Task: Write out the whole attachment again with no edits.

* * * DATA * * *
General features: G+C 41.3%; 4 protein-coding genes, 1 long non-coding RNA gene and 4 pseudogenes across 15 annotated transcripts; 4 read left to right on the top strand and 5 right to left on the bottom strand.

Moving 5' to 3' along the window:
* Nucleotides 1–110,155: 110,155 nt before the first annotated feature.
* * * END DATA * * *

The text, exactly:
General features: G+C 41.3%; 4 protein-coding genes, 1 long non-coding RNA gene and 4 pseudogenes across 15 annotated transcripts; 4 read left to right on the top strand and 5 right to left on the bottom strand.

Moving 5' to 3' along the window:
* Nucleotides 1–110,155: 110,155 nt before the first annotated feature.